I hope that that ethos comes through in the products I make.
I’ve been working on a sign this week on the CNC. I’ve made a few signs on the CNC, but it’s not something I do a whole lot, mostly because it would be something that would be easy to fall into spending too much time on. Occasionally a project catches my attention, and in this case, it’s a sign for a local ski area. But it’s not what you think of when you think of a ski area.
I’ve never really been able to find the passion for skiing that I have for whitewater. I think a big part of of it is my perception of big ticket prices and lift lines. Most of the mountains around here are in the range of $80 for a day ticket. A season pass doesn’t seem like something I’d invest in, not knowing how much I’d use it. Somehow this winter, my family decided we’d try getting into skiing, and what I’ve found out is dotting the New Hampshire hills, hidden back in remote and unlikely spots, as small community ski areas. Veterans Memorial Recreation Area in Franklin is one such area. Run by the Franklin Outing Club, and all volunteers, it’s an anachronism. Walking into the lodge, it feels like it’s been lost in time since the 70’s. There’s a rope tow and a T-bar. There’s no snow making, so you ski on whatever Mother Nature brings. There are enough working lights on the hill for night skiing on Thursdays, and the City Rec Department brings kids out to the hill. There are familiar faces every weekend. The snackbar is reasonable priced. It’s family focused. There’s no marketing budget, the money is better spent trying to keep the groomer running. There’s a room in the basement full of donated ski gear that Outing Club members can borrow for the season, swapping it as the gear is outgrown. And the cost of a lift ticket? $20, but that’s on weekends when a local business hasn’t sponsored a free-ski day to cover the operating cost for the day. Maybe skiing is something I can actually get into.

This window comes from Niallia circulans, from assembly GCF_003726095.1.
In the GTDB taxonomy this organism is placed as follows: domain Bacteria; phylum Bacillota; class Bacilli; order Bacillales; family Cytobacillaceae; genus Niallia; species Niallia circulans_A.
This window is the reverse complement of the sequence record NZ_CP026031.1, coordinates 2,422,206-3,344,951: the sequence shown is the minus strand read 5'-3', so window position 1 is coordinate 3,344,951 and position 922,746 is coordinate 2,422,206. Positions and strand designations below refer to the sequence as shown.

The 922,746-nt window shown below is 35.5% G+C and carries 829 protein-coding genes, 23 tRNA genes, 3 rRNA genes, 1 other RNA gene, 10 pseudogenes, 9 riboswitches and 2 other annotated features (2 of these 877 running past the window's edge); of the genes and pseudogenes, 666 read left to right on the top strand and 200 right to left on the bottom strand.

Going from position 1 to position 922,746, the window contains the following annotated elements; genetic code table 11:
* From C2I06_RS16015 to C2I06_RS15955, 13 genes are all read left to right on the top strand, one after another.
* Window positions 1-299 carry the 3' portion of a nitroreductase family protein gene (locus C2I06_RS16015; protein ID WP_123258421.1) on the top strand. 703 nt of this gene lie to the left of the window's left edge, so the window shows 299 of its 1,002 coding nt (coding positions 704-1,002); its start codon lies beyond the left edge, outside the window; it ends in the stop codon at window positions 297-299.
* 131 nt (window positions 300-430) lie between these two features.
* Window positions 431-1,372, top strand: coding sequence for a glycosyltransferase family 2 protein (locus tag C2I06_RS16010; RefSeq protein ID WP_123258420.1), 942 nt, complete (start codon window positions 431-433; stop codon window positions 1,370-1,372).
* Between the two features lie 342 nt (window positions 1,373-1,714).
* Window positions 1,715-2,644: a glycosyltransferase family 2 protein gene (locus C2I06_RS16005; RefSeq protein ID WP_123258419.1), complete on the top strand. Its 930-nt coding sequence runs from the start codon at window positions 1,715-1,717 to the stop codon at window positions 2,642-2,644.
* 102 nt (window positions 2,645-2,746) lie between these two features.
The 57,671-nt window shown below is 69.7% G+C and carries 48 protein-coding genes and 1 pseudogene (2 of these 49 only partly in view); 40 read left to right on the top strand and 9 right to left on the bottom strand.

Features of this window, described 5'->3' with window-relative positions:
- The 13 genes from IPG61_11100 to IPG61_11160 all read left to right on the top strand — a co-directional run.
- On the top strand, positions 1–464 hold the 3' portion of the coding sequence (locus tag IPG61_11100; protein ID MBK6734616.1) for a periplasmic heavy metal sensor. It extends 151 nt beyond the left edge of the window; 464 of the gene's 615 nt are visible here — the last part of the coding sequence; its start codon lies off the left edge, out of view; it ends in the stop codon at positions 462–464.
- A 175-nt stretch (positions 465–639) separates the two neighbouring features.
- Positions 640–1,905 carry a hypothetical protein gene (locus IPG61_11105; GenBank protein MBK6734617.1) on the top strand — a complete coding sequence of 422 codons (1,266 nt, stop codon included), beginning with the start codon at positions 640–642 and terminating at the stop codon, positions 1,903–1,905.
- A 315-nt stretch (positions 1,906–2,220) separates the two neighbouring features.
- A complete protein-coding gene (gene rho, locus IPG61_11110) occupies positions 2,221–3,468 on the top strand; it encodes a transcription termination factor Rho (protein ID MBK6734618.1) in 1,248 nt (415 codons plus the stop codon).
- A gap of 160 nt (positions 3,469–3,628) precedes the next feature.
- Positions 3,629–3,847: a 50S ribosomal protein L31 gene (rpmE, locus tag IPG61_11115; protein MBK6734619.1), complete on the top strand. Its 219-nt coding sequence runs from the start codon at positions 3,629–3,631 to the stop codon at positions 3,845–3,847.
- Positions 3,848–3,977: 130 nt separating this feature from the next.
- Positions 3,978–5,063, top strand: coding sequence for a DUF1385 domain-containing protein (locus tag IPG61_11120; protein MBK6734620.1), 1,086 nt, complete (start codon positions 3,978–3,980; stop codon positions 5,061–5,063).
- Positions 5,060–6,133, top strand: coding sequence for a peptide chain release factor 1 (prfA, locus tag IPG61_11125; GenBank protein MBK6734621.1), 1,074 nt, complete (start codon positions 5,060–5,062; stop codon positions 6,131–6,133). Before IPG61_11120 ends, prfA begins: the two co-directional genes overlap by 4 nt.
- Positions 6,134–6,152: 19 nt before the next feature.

And so I find myself making a sign to memorialize the contributions of a long time member of the Outing club. It’s also gotten me wondering how this sort of model could be replicated in the whitewater world? Whitewater is often criticized as being an expensive sport to get into, but I would say the same about the “retail price” of skiing. If you walk into a ski shop, buy skis, boots, goggles, a helmet, etc, you’ll be feeling a similar pain in the wallet as if you do the same in a kayak shop. And then you have to pay again once you get to the mountain. But ski hills like Veterans virtually eliminate cost as a barrier, while also building a community around the sport. As someone who began paddling as a teenager, I can appreciate the benefits of being a part of such as community during the “formative years.” I may be an extreme case but the experiences and relationships I’ve built over the years have put me where I am today. I count the people who picked me up and took me to the river before I had a drivers license as some of my best influences. Canoe Clubs used to offer avenue of building this sort of thing, but with the advent of online trip planning and increasing liability concerns, they seem to be facing the same fate as many of the lost rope tow ski hills. Is it possible to re-focus and build partnerships between Clubs, municipal recreation departments, and local outfitters to help build the next generation of whitewater paddlers?